US travel warning for Cancun & Mexican vacation spots cites gang-related ‘turf battles’

US travel warning for Cancun & Mexican vacation spots cites gang-related ‘turf battles’
Popular Mexican vacation hot spots for Americans may not be safe to visit, the US is warning American travelers. The warning targets two Mexican states that are rife with gang violence, and includes Cancun and Playa Del Carmen.

The warning issued on Tuesday upgraded information in the two states. Quintana Roo, which was previously only targeted in a December report for lack of internet and cell phone service in some areas, and Baja California Sur, citing increased homicide rates from this time last year, according to the US State Department Travel Warning.

Quintana Roo has had 169 murders this year. The department states that turf wars between gangs are the reason for an uptick in violence, Bloomberg Politics reported.

The warning also states that US citizens should “defer non-essential travel” to certain areas in Mexico because US government personnel and their families are prohibited from traveling to the areas outlined in the warning. As a result of this, personnel response times in an emergency may be “hampered or delayed.”

The expanded travel warning may hurt these areas, which pull in $20 billion a year for Mexico. Quintana Roo houses the resorts of Tulum and Cozumel, which attract 10 million tourists a year. This amounts to one-third of the national total for tourists.

"Shooting incidents, in which innocent bystanders have been injured or killed, have occurred" in both areas, the US warned, according to the State Department document. “While most of these homicides appeared to be targeted criminal organization assassinations, turf battles between criminal groups have resulted in violent crime in areas frequented by US citizens.”

Quintana Roo's tourism ministry responded to the warning quickly, saying in a statement that the state is "safe and protected" and the government will continue to collaborate with US and federal officials regarding security, according to Bloomberg.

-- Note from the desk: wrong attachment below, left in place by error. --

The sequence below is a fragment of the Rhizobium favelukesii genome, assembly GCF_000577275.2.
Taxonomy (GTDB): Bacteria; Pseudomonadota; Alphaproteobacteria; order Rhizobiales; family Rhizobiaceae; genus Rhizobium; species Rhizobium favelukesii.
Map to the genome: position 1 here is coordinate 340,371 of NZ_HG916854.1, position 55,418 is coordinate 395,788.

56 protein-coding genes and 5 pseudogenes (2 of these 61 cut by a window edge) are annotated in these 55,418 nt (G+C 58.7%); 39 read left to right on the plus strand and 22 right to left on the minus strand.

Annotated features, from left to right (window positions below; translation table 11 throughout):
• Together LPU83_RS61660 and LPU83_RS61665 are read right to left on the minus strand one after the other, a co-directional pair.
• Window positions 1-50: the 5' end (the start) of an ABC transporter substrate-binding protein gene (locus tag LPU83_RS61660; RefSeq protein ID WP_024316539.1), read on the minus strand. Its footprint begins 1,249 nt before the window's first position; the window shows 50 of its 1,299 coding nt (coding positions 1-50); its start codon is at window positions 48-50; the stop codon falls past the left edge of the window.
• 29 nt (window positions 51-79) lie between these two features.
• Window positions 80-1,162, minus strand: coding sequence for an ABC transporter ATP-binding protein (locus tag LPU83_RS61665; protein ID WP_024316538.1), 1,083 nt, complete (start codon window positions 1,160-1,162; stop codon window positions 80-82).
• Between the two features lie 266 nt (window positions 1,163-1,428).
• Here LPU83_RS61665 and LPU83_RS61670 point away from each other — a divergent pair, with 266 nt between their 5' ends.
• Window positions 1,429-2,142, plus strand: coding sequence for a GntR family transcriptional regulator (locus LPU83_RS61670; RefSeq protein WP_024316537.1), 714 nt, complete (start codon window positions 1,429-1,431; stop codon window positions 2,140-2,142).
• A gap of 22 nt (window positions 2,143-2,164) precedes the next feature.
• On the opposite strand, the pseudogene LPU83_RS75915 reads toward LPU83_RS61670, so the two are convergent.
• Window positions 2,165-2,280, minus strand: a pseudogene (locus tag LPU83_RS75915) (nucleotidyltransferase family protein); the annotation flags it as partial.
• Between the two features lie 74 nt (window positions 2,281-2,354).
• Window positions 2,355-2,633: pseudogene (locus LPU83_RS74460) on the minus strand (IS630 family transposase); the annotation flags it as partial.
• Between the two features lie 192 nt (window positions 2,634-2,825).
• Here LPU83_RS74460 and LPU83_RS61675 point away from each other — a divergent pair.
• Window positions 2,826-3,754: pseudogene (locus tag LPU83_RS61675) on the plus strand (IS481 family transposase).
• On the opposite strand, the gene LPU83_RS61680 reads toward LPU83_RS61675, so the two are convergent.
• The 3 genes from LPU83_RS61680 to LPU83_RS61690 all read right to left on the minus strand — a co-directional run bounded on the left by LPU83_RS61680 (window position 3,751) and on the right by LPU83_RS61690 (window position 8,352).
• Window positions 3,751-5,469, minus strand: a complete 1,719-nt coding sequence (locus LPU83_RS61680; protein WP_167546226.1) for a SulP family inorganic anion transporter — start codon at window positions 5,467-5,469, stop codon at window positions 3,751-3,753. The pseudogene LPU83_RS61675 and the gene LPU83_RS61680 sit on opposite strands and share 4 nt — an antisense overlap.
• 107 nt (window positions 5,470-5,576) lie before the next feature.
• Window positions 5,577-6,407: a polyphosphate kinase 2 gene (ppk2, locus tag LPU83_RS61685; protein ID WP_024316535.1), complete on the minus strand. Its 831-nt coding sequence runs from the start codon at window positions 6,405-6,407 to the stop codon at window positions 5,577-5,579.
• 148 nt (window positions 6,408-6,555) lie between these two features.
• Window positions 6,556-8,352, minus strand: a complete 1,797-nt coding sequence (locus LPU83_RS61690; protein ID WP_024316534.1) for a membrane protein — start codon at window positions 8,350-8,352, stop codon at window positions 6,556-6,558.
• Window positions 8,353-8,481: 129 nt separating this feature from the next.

Coparmex is a business group that represents more than 200 hotels, restaurants and other companies in Cancun. The business says the warning will affect bookings in the winter when Americans head to the beaches to stave off the cold weather.

The head of Coparmex in Cancun, Adrian Lopez Sanchez, says that security is beginning to improve right now after declining earlier this year and last year.

Occupancy at hotels in Cancun, Playa Del Carmen and surrounding resorts rose to 78.6 percent in the year through July. That is an increase from the 75.1 percent in the period a year earlier, according to STR, which provides data and analytics on the lodging industry, Bloomberg reported.

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"Tourism is very sensitive," Sanchez said, according to Bloomberg. "Warnings directed toward the US market are significant."

Tourism officials in Riviera Maya, a 140-mile-long area of the Caribbean coastline, which includes Cancun, Playa del Carmen and Tulum, have already been on the defensive this year regarding vacation advisories, following the death of a 20-year-old Wisconsin woman named Abbey Connor.

Connor allegedly consumed tainted alcohol at a resort in the area and later died, according to the Los Angeles Times.

The State Department issued a report after that incident advising US citizens to drink alcohol in moderation and seek help if they begin to feel ill, CNN reported.